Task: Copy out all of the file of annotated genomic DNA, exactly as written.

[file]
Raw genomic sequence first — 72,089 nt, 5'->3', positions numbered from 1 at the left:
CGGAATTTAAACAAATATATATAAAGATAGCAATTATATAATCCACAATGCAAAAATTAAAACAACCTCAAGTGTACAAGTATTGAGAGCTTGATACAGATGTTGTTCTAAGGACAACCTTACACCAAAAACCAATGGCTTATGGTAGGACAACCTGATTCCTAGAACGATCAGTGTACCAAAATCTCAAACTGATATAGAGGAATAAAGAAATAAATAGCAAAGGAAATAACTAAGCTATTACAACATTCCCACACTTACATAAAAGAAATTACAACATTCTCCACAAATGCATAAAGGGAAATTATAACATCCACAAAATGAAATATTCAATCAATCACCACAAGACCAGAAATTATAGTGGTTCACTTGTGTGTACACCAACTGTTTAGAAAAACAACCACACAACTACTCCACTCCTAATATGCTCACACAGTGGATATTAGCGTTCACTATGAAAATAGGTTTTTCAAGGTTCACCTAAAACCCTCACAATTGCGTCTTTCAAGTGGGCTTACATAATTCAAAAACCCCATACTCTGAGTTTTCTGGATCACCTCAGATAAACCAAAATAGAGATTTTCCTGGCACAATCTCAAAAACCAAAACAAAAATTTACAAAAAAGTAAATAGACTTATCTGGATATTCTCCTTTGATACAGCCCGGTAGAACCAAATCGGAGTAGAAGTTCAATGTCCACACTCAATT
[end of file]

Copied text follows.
Raw genomic sequence first — 72,089 nt, 5'->3', positions numbered from 1 at the left:
CGGAATTTAAACAAATATATATAAAGATAGCAATTATATAATCCACAATGCAAAAATTAAAACAACCTCAAGTGTACAAGTATTGAGAGCTTGATACAGATGTTGTTCTAAGGACAACCTTACACCAAAAACCAATGGCTTATGGTAGGACAACCTGATTCCTAGAACGATCAGTGTACCAAAATCTCAAACTGATATAGAGGAATAAAGAAATAAATAGCAAAGGAAATAACTAAGCTATTACAACATTCCCACACTTACATAAAAGAAATTACAACATTCTCCACAAATGCATAAAGGGAAATTATAACATCCACAAAATGAAATATTCAATCAATCACCACAAGACCAGAAATTATAGTGGTTCACTTGTGTGTACACCAACTGTTTAGAAAAACAACCACACAACTACTCCACTCCTAATATGCTCACACAGTGGATATTAGCGTTCACTATGAAAATAGGTTTTTCAAGGTTCACCTAAAACCCTCACAATTGCGTCTTTCAAGTGGGCTTACATAATTCAAAAACCCCATACTCTGAGTTTTCTGGATCACCTCAGATAAACCAAAATAGAGATTTTCCTGGCACAATCTCAAAAACCAAAACAAAAATTTACAAAAAAGTAAATAGACTTATCTGGATATTCTCCTTTGATACAGCCCGGTAGAACCAAATCGGAGTAGAAGTTCAATGTCCACACTCAATT